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Photographers: Afghan fighters roughed us up as U.S. soldiers watched

By The Associated Press


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TORA BORA, Afghanistan — Three photographers said they were detained at gunpoint by Afghan tribal fighters and roughed up while U.S. Special Forces soldiers watched.

David Guttenfelder, chief Asia photographer for the Associated Press based in Tokyo, also said Dec. 20 that he and two photographers on assignment for The New York Times had discs containing digital photographs taken away by the tribesmen.

"We strongly protest this action and have asked the Pentagon to immediately investigate the matter," said Vin Alabiso, AP vice president and executive photo editor.

In Washington, Pentagon spokeswoman Victoria Clarke said she would look into the incident.

Guttenfelder said the photographers were working from a hilltop vantage point that they had used during the siege by tribal fighters and U.S. troops against al-Qaida forces in the Tora Bora area. They photographed half-a-dozen U.S. Special Forces who were looking through materials, possibly recovered from nearby caves.

The Afghan interpreter for the U.S. soldiers told the photographers to leave, Guttenfelder said, and they did so, driving about 20 minutes toward a nearby village when they were stopped by tribal fighters who set up a roadblock with their truck.

"They pointed their guns at us, took off the safeties, pulled out the bayonets and pointed them in our faces in the car," Guttenfelder said. "We didn't know what was going on. We thought they were bandits."

"There was a 17-year-old with a gun; he was sticking it straight at us," said Joao Silva, a New York Times photographer based in South Africa. "He was out of control."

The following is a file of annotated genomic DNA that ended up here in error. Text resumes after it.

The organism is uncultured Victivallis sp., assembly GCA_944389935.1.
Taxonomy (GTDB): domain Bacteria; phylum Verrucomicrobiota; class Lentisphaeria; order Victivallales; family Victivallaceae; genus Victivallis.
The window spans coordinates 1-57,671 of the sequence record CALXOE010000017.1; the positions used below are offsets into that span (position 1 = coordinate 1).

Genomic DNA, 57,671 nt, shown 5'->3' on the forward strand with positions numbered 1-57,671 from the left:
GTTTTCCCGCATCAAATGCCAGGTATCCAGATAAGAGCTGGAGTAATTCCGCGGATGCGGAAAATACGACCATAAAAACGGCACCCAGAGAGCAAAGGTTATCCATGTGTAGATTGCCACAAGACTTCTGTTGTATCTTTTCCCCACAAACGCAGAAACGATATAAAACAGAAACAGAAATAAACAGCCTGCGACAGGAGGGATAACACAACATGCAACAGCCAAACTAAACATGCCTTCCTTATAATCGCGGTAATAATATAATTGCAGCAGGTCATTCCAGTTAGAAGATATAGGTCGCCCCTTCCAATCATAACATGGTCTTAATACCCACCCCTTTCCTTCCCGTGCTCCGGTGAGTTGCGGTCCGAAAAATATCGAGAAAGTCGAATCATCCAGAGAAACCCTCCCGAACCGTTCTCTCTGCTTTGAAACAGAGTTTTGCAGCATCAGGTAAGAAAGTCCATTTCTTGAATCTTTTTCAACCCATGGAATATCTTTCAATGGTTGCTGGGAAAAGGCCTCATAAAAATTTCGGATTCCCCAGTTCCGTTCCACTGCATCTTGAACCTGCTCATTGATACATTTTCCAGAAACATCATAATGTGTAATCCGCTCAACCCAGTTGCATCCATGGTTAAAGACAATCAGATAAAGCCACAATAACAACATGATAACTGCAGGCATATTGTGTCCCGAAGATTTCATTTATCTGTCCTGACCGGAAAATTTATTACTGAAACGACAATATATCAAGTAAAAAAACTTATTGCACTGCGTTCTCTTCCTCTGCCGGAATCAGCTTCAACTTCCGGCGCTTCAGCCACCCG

Silva said he believed the incident had been engineered by the American forces to retrieve the images the photographers had taken.

The other photographer was Tyler Hicks, 32, of New York City, working on a contract for The New York Times.

The Afghans forced the photographers to drive back up the hill, where the tribal fighters seized the three men's cameras, computers and other belongings.

The photographers saw two U.S. Special Forces men nearby and yelled for help.

The two soldiers walked over, Guttenfelder said, and one said to him, "We know what journalists are trying to do, but we had to do this because taking our pictures puts us in danger." The tribal fighters continued to push the photographers and rifle through their belongings.

Guttenfelder said he told the U.S. soldiers "look, you don't have to turn these guys loose on us, our discs could be erased" and thereby eliminate the photographs of the soldiers.

Guttenfelder asked the Americans to calm the tribal fighters.

"We have no more control over them than you do," one of the soldiers said. As the Americans walked away, one of them said, "Don't worry, they won't kill you," Guttenfelder said.

After another 45 minutes of negotiations, the photographers got their equipment back and were allowed to leave, he said. The tribal fighters refused to return the discs that held photographs from their digital cameras.

Clarke said that Pentagon policy on covering U.S. operations was that "as long as operational security is not hindered, people's lives are not put at risk, and we are not revealing classified information, we try to facilitate media coverage."


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